Dan Chaon's new novel, Await Your Reply, opens in three stages. The individual storylines could be the beginnings of separate novels, but for the fact that each character — a young man racing through the night toward a hospital to reattach his severed hand, a high school graduate fleeing her small hometown with her high school history professor, and an obsessed man who has traveled to the Arctic Circle to reunite with his long-lost twin — seems to be either running toward or away from something that we don't yet fully understand.
The mysterious scenes unfold in short blocks of prose, and their lack of explanation might confound were they not such perfect little vignettes by themselves. Gradually, deftly, in alternating chapters, Chaon reveals his characters — their complicated, troubled pasts; their uncertain and, we fear, ill-fated quests — jumping backwards and forwards in time. More similarities are revealed: they have traded, or had stolen, their identities and must contend with starting new lives. The more that is revealed, the stranger the novel becomes. And then, about three-fourths of the way through the book, it becomes obvious that these are not distinct, parallel storylines, but three lives edging incrementally toward each other into a tight braid. It's one of the most fascinating narratives we've read in ages.
We've long been admirers of Chaon's use of character and humor in his unique depiction of domestic woe. He's managed to marry this gift with the art of an illusionist storyteller. Await Your Reply is another major work from one of the most consistently interesting American writers around.
We're eager to welcome Dan Chaon to Turnrow, where he'll sign and read from the new book, which is receiving loads of great reviews, from New York to L.A. Prior to his visit, he submitted to a few questions about his craft....
Turnrow Book Co.: We've spent the summer trying to convince people that short stories are the perfect literary form for time-crunched Americans. Why, outside of classrooms and literary circles, do you think short stories are such a tough sell? Who are some of your favorite contemporary practitioners of the form?
Dan Chaon: My younger brother is a truck driver, and he reads a lot — usually audiobooks — when he's on the road. His favorite writers are Zane Grey and Larry McMurtry, but he'll read about anything he can get his hands on, from the epic fantasy novels of Robert Jordan to classics like Slaughterhouse Five. But he doesn't much like short stories. When I gave him my first book, a collection of short stories called Fitting Ends, he read it but had to admit that he didn't much like it. "I wish you would give me an appendix and tell me what happens to the characters after the story is over," he said. "They just sort of stop. Did you call it Fitting Ends as a joke?"
In other words, he likes Plot. And I think a lot of contemporary short stories — mine included — tend to be elusive and mysterious when it comes to endings. That's something I like, personally. But it doesn't satisfy the same itch as novels do, for many readers. They may be shorter, but a lot of times short stories require a lot more of the reader's attention — and participation —than a more straightforward novel does. I think that short stories are popular in the classroom and in literary circles because they often do require the reader to answer some of the unanswered questions themselves, with their own imagination and intuition. I love that, but not everybody does.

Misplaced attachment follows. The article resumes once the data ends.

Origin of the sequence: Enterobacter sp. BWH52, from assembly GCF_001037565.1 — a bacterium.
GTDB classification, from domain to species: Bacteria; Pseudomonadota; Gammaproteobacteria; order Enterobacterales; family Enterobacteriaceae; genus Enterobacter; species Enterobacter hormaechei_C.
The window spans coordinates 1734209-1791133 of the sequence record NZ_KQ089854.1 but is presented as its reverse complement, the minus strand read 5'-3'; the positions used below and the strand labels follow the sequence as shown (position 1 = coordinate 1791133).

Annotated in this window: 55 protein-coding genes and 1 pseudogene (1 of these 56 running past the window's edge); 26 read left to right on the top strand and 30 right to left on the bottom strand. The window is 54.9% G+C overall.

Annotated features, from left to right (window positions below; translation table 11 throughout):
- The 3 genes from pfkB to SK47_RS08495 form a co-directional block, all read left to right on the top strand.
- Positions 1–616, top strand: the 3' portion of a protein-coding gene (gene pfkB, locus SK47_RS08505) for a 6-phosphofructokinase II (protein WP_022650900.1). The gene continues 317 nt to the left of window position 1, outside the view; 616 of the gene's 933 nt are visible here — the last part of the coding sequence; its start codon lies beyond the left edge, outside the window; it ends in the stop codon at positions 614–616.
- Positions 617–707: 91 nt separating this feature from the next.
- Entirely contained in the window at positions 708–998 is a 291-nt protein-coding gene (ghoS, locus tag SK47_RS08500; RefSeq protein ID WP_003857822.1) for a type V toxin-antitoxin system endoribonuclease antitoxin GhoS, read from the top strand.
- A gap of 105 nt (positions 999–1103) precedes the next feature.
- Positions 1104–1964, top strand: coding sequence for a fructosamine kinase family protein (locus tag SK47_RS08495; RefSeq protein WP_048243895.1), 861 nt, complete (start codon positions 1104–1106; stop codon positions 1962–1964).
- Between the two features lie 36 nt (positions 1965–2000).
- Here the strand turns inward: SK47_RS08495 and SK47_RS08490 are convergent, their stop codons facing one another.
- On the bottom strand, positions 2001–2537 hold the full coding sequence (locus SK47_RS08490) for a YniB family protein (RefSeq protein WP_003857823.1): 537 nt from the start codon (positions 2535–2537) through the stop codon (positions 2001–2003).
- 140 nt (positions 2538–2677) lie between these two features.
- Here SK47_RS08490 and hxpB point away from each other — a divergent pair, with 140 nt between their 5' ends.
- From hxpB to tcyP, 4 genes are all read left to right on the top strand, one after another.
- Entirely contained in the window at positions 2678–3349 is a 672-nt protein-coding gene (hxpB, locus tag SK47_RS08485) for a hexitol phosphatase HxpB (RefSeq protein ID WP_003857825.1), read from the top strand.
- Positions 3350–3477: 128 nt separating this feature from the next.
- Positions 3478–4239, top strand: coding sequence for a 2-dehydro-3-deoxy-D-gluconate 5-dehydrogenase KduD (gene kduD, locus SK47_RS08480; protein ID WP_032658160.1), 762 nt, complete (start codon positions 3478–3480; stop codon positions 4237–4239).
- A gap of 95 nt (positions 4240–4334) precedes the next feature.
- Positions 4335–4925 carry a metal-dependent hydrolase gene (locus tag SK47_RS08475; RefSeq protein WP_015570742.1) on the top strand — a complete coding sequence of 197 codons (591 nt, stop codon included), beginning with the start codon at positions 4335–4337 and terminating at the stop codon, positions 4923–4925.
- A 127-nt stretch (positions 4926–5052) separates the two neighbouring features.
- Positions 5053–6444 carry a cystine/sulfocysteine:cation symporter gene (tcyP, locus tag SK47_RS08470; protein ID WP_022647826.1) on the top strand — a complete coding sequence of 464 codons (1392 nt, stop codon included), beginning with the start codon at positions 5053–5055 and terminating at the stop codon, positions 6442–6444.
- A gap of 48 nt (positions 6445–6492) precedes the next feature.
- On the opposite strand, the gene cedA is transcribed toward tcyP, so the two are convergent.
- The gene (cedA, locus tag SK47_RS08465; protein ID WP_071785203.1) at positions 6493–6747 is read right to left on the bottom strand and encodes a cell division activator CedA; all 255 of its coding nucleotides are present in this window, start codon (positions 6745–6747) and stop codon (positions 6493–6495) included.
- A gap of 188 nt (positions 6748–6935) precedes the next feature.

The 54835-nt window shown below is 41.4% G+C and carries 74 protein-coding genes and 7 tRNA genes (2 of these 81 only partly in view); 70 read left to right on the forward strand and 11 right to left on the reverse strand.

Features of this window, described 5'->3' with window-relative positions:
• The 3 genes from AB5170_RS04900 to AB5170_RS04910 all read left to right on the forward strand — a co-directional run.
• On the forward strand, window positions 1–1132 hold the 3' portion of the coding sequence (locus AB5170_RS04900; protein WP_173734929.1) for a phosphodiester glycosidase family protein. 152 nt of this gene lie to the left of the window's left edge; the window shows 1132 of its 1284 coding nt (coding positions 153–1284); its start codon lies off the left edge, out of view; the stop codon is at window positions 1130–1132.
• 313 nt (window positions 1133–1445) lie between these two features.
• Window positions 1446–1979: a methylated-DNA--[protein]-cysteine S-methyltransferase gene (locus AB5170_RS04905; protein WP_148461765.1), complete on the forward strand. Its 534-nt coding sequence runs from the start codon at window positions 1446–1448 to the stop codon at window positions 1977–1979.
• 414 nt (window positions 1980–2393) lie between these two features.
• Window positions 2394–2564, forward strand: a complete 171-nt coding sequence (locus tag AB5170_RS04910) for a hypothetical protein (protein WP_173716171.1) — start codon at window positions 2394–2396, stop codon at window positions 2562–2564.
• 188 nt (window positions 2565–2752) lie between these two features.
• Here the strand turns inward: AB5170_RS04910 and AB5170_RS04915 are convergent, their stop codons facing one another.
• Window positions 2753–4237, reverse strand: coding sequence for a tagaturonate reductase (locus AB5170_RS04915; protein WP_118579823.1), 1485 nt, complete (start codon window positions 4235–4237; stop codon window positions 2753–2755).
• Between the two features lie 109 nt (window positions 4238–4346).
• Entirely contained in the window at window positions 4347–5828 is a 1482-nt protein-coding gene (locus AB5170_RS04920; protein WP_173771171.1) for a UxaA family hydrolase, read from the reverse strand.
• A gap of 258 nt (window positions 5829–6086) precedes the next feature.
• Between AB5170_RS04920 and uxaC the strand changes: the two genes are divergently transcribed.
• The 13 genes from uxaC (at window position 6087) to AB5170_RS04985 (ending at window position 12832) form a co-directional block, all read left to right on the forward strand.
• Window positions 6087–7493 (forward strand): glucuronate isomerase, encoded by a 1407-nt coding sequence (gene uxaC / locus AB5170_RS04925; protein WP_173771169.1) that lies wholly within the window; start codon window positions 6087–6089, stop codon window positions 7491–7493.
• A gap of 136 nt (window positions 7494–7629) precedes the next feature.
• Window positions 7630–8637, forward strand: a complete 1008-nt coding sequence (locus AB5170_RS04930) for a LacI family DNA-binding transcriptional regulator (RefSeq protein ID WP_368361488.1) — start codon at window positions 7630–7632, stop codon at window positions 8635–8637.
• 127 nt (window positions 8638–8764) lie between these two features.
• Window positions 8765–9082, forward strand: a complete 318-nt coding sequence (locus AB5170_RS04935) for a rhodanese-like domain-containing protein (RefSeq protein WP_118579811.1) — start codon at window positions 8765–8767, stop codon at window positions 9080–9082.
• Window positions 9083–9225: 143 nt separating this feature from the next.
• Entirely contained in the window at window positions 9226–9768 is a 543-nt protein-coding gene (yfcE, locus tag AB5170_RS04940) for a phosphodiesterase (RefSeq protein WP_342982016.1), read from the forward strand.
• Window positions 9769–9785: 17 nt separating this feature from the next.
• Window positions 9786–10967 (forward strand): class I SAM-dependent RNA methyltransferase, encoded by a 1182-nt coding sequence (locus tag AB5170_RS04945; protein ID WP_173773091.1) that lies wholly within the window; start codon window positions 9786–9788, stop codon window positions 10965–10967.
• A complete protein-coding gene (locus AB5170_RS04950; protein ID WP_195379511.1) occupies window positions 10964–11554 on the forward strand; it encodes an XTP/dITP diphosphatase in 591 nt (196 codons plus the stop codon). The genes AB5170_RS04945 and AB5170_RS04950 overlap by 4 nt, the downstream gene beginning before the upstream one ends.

Still, my brother liked my second collection, Among the Missing, a little better. There's a story in there about a foul-mouthed parrot that he was particularly taken by. And subsequently — maybe he's getting older, maybe he's humoring me — I've been able to get him to take a look at some short story collections. Last October, I gave him the anthology Poe's Children, edited by Peter Straub, and he was pretty enthusiastic about a lot of those stories.
One contemporary short story writers I particularly admire is Joyce Carol Oates, who I think is one of the great masters of the form. Other contemporary practitioners I recommend: Jean Thompson, whose new book, Do Not Deny Me, is one of my favorites of this year; Aleksandar Hemon, who has an excellent new collection called Love & Obstacles; the strange and wonderful Kelly Link, whose collection Pretty Monsters I like to give as a gift for young adult readers. I have a lot of favorites, because I read a lot of short story collections every year, but I'd be remiss if I didn't mention Wells Tower, whose first book is Everything Ravaged, Everything Burned a short story collection that knocked my socks off.
TBC: We read that you wrote Await Your Reply in a kind of piecemeal fashion, with bits of inspiration and ideas cobbled together. And yet it seems like a completely realized idea that is told in a bit of patchwork style, jumping around in time and subject. How did you construct it, and did you know that the three storylines would eventually weave together? Also, how do you approach writing a short story versus a novel?
Chaon: The process is not that different for me between short stories and novels. In both, I usually tend to start with images. The descriptions that were at the core of Await Your Reply were there early on: a severed hand in an ice bucket; a lighthouse on the edge of a dried-up lake; a man who hasn't slept for days, driving down an empty highway, an air-freshener hanging from the rear-view mirror, turning in the breeze of the defroster; snow falling on an Egyptian pyramid.
I had the intuition that all of these odd images fit together somehow — the early working title for the book was Sleepwalk, which I guess helped me to put a finger on the mood. (In my mind, that old Santo & Johnny song "Sleepwalk" from the 1960s was playing as these scenes scrolled by.)